What Did the DNC and RNC Have in Common?

Almost zero mentions of black issues. But if Obama gets a second term, maybe that will change.

Alex Wong/Getty Images; the Washington Post/Getty Images
Alex Wong/Getty Images; the Washington Post/Getty Images

Here’s what both he and Romney didn’t bother to mention: The black unemployment rate is 14.1 percent, nearly twice the national rate of 8.1 percent. Black homeowners are almost twice as likely to have buyers’ remorse than their white counterparts — 35 percent to 20 percent. More than a third — 36.5 percent — of the nation’s African-American students don’t graduate from high school on time. And in Chicago, the president’s hometown, the Chicago Tribune reported that “while blacks make up about 33 percent of the city’s population, they accounted for nearly 78 percent of the homicide victims through the first six months of 2012.”

None of these alarming realities were Topic A in either Tampa or Charlotte. Nor were they Topic B or C. None of these depressing realities was presented even as Plan D, Plan E or Plan F.

Mitt Romney’s lack of interest in African Americans is understandable. His constituency is different from you and me. A recent poll reported that zero percent of African Americans supported the super-rich Republican. The liberal-to-moderate-to-conservative Romney, depending on his political opportunities at the moment, is still trying to pacify his Tea Party-infested rank and file. His conservative supporters don’t love him nearly as much as they hate President Obama, which may explain why Romney’s acceptance speech had the lowest TV viewership since 1996, when Bob Dole took to the podium.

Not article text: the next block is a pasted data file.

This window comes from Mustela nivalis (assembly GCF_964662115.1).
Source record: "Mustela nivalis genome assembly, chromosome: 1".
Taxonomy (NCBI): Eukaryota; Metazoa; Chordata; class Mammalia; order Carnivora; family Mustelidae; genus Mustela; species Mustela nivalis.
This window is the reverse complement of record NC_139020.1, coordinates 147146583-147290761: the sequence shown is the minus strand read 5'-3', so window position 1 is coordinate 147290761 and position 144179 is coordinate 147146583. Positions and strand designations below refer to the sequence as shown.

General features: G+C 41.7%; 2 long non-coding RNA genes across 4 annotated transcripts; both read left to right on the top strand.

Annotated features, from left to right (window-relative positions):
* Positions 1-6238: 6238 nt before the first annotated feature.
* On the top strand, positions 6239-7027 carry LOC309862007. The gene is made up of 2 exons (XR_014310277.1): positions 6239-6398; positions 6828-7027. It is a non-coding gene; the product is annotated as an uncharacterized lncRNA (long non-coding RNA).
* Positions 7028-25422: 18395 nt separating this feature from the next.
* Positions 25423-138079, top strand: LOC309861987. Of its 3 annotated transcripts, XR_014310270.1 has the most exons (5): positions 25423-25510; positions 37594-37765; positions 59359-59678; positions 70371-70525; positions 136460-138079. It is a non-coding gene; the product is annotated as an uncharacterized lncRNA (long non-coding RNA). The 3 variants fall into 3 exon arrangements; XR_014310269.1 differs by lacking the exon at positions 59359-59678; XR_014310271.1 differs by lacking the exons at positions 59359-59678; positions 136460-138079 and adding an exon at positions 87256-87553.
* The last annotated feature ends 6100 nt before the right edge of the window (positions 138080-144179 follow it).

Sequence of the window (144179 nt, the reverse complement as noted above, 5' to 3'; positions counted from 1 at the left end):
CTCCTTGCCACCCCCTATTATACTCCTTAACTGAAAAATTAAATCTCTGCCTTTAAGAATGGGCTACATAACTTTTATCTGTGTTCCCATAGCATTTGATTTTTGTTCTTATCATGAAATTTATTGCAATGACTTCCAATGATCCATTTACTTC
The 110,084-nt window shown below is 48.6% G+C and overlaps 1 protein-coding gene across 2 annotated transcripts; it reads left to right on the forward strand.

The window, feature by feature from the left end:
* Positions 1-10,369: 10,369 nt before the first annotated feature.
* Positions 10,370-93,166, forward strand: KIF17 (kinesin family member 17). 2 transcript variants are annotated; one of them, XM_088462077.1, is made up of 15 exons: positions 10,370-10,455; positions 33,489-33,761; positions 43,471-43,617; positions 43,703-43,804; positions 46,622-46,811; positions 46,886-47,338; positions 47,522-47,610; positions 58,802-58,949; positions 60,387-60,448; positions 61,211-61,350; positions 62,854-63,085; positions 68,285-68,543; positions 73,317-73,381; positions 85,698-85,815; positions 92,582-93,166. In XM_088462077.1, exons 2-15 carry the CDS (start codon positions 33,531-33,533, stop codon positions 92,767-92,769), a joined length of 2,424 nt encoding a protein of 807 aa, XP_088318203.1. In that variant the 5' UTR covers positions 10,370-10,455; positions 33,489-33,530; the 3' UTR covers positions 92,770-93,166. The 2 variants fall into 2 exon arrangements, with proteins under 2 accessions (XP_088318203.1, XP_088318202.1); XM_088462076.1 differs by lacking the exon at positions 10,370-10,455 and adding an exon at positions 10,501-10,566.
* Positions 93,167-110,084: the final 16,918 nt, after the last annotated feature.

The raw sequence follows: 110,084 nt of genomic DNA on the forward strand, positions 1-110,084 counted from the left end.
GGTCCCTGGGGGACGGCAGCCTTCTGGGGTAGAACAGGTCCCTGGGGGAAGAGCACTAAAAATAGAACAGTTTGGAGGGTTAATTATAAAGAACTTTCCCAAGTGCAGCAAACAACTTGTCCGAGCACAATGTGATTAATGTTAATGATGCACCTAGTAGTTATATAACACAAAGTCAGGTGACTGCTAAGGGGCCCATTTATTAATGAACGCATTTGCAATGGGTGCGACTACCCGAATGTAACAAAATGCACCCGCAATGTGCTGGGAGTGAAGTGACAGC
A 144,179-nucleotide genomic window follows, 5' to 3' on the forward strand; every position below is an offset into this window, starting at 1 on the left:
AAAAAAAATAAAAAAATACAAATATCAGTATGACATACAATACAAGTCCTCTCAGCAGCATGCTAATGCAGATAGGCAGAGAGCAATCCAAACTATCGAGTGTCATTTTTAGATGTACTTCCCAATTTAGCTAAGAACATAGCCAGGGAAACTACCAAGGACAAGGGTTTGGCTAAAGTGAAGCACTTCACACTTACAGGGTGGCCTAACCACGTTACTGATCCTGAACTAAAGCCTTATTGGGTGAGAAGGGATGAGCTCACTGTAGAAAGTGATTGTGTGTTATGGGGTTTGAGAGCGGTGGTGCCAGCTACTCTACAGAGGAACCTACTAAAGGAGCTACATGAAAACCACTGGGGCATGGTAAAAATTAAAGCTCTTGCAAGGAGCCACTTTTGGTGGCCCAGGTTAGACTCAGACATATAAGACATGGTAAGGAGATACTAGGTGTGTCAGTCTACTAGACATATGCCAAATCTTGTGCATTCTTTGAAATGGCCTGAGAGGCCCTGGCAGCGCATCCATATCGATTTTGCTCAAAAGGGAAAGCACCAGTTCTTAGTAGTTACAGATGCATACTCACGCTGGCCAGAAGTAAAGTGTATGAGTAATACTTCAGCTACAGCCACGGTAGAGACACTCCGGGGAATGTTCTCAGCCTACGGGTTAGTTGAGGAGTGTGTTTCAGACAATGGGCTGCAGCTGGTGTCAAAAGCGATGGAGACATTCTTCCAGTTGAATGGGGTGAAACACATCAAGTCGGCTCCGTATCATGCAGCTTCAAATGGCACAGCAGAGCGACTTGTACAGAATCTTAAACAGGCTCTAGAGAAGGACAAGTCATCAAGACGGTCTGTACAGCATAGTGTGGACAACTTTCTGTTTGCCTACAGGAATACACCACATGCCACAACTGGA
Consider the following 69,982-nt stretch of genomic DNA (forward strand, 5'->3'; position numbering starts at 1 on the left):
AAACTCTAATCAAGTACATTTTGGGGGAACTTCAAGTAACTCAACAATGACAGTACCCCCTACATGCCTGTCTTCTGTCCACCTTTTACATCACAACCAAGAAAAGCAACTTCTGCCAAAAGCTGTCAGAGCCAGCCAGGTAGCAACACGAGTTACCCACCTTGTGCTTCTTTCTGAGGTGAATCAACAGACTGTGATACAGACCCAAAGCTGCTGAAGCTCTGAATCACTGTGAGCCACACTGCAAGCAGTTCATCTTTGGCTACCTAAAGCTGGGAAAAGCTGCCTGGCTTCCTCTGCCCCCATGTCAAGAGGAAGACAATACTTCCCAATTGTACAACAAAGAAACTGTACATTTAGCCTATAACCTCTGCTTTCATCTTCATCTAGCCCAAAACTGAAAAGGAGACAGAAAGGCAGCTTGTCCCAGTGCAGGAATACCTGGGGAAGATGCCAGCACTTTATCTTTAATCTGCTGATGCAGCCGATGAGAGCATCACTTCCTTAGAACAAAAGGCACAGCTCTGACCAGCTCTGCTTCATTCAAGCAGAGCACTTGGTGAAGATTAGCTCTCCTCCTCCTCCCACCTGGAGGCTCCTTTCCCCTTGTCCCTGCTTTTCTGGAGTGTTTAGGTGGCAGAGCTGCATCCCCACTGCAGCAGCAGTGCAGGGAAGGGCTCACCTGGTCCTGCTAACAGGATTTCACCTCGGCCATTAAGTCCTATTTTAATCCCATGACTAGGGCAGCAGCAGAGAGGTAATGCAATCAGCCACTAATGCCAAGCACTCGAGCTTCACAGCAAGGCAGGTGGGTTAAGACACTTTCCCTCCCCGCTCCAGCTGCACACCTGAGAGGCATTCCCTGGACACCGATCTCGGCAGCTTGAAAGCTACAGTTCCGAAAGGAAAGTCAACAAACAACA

Obama should be different. And, to some extent, he has been. Although African-American concerns were off the agenda in Charlotte, there has been some modest progress during his first term. He signed the Fair Sentencing Act, legislation that narrowed the gap between time served for possession of white powder and crack cocaine. By executive order he expanded the funding of Historically Black Colleges and Universities to $850 million over a 10-year period. And, through Obamacare, the 19 percent of African Americans without health care insurance is bound to decrease.

That’s about it — because America’s first black president is America’s president, not the president of black America. And, years ago, Chicago Mayor Harold Washington explained to me the double standard black politicians were forced to endure. Like Irish-Americans, Polish-Americans or Italian-Americans, African Americans are a national ethnic group. But because black politicians are so often defined by their color, if they advocate for their own ethnic group it becomes a racial issue.

Barack Obama is no exception. So our first black president is expected to be race neutral. It’s just that black and white. But maybe in his second term, President Obama can steer away from the “rising tide lifts all boats” philosophy, and make sure that poor blacks finally get their break.

Cyber columnist Monroe Anderson is a veteran Chicago journalist who has written signed op-ed-page columns for both the Chicago Tribune and Chicago Sun-Times and executive-produced and hosted his own local CBS TV show. He was also the editor of Savoy Magazine. Follow him on Twitter.